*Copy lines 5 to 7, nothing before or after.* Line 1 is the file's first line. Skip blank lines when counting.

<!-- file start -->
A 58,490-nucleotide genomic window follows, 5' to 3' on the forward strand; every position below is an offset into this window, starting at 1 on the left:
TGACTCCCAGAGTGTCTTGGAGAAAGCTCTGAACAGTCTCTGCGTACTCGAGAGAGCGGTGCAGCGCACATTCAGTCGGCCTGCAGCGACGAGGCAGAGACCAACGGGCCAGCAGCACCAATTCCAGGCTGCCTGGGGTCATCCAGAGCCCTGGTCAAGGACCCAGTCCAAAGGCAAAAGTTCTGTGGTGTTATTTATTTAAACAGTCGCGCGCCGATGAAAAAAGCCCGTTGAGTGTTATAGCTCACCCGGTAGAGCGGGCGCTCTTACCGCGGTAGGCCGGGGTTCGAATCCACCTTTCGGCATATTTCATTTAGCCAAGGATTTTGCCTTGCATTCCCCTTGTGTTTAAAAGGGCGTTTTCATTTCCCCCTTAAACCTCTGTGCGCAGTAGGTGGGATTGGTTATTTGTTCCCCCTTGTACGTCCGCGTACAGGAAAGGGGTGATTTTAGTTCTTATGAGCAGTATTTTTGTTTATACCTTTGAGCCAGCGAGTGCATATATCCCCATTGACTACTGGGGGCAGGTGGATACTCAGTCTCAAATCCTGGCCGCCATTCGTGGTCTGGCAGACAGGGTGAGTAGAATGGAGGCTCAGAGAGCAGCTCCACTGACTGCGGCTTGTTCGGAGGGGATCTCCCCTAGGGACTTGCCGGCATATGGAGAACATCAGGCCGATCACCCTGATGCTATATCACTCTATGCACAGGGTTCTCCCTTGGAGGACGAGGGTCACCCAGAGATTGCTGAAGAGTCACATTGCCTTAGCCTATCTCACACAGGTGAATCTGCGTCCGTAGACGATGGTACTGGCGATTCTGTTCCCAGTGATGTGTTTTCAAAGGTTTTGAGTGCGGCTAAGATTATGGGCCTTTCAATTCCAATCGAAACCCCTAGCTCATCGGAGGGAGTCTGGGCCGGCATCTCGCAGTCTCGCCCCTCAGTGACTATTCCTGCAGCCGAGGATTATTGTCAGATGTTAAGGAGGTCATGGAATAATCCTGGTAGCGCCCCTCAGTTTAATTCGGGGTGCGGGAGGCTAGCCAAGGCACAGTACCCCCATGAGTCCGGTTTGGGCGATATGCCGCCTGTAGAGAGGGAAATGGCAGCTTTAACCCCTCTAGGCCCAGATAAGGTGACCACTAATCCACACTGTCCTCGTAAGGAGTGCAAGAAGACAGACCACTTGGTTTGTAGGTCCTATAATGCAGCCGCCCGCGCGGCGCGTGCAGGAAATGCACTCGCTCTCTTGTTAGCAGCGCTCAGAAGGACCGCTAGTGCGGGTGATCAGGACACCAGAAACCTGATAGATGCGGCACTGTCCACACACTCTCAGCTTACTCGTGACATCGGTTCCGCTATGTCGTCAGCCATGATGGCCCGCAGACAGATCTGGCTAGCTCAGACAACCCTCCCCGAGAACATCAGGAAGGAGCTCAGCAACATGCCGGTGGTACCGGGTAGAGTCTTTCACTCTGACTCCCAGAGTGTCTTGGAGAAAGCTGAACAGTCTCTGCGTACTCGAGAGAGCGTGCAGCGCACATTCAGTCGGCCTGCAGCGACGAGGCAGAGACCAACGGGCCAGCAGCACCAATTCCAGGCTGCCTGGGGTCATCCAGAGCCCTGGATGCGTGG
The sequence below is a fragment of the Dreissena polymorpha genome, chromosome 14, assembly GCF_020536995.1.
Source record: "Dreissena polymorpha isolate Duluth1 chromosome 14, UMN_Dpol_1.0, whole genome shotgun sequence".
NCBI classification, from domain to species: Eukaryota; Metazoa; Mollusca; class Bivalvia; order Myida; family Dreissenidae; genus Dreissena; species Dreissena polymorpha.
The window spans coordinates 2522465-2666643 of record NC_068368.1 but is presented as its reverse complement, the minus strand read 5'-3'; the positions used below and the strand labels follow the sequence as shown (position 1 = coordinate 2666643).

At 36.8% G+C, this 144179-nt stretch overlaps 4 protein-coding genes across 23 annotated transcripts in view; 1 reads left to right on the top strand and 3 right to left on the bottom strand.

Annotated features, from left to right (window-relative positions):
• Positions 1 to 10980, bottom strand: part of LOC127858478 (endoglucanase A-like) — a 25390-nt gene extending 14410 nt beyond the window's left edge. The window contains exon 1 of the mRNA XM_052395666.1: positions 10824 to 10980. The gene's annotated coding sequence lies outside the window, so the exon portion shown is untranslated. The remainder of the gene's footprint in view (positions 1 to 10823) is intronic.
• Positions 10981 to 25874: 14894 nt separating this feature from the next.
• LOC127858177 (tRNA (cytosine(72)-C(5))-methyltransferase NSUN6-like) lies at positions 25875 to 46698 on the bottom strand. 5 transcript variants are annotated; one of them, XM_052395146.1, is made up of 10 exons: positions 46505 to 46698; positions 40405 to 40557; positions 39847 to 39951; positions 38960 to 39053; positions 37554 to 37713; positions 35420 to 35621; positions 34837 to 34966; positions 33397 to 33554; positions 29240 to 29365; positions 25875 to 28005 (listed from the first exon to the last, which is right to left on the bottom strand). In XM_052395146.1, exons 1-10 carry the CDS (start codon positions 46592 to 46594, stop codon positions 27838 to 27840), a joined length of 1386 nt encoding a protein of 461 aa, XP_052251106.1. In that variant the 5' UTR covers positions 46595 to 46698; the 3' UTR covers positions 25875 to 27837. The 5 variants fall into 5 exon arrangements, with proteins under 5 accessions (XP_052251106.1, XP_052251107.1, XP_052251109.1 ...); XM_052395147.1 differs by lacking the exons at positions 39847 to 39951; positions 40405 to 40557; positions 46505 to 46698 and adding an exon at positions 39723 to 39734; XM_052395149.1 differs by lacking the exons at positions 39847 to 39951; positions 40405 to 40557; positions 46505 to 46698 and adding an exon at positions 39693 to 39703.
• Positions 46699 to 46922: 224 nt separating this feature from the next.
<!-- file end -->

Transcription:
NCBI classification, from domain to species: Eukaryota; Metazoa; Mollusca; class Bivalvia; order Myida; family Dreissenidae; genus Dreissena; species Dreissena polymorpha.
The window spans coordinates 2522465-2666643 of record NC_068368.1 but is presented as its reverse complement, the minus strand read 5'-3'; the positions used below and the strand labels follow the sequence as shown (position 1 = coordinate 2666643).

At 36.8% G+C, this 144179-nt stretch overlaps 4 protein-coding genes across 23 annotated transcripts in view; 1 reads left to right on the top strand and 3 right to left on the bottom strand.